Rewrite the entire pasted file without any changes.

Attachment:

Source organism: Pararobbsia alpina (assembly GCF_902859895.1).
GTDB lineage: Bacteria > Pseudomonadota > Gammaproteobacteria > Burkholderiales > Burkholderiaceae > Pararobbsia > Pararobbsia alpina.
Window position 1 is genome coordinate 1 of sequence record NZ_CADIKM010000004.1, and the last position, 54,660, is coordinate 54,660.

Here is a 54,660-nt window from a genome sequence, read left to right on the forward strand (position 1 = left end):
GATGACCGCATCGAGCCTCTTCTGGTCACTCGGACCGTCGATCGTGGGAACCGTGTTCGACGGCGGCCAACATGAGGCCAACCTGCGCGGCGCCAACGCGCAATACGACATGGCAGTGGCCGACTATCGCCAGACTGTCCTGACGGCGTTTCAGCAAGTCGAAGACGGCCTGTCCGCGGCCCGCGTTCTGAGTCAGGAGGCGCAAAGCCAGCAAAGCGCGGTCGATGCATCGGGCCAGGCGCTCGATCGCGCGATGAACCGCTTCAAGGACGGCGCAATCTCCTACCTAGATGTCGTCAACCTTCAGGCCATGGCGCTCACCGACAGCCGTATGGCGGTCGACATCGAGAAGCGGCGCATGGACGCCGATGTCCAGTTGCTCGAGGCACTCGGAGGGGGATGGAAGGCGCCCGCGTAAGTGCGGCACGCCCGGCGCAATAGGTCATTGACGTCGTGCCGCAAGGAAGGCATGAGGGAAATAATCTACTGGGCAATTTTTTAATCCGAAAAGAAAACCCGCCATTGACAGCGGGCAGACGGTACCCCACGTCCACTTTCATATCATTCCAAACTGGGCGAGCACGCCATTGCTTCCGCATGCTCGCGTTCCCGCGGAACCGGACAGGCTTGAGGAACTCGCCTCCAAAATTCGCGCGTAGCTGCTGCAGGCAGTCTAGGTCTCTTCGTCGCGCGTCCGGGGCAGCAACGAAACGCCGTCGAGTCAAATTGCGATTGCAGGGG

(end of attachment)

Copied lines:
Source organism: Pararobbsia alpina (assembly GCF_902859895.1).
GTDB lineage: Bacteria > Pseudomonadota > Gammaproteobacteria > Burkholderiales > Burkholderiaceae > Pararobbsia > Pararobbsia alpina.
Window position 1 is genome coordinate 1 of sequence record NZ_CADIKM010000004.1, and the last position, 54,660, is coordinate 54,660.

Here is a 54,660-nt window from a genome sequence, read left to right on the forward strand (position 1 = left end):
GATGACCGCATCGAGCCTCTTCTGGTCACTCGGACCGTCGATCGTGGGAACCGTGTTCGACGGCGGCCAACATGAGGCCAACCTGCGCGGCGCCAACGCGCAATACGACATGGCAGTGGCCGACTATCGCCAGACTGTCCTGACGGCGTTTCAGCAAGTCGAAGACGGCCTGTCCGCGGCCCGCGTTCTGAGTCAGGAGGCGCAAAGCCAGCAAAGCGCGGTCGATGCATCGGGCCAGGCGCTCGATCGCGCGATGAACCGCTTCAAGGACGGCGCAATCTCCTACCTAGATGTCGTCAACCTTCAGGCCATGGCGCTCACCGACAGCCGTATGGCGGTCGACATCGAGAAGCGGCGCATGGACGCCGATGTCCAGTTGCTCGAGGCACTCGGAGGGGGATGGAAGGCGCCCGCGTAAGTGCGGCACGCCCGGCGCAATAGGTCATTGACGTCGTGCCGCAAGGAAGGCATGAGGGAAATAATCTACTGGGCAATTTTTTAATCCGAAAAGAAAACCCGCCATTGACAGCGGGCAGACGGTACCCCACGTCCACTTTCATATCATTCCAAACTGGGCGAGCACGCCATTGCTTCCGCATGCTCGCGTTCCCGCGGAACCGGACAGGCTTGAGGAACTCGCCTCCAAAATTCGCGCGTAGCTGCTGCAGGCAGTCTAGGTCTCTTCGTCGCGCGTCCGGGGCAGCAACGAAACGCCGTCGAGTCAAATTGCGATTGCAGGGG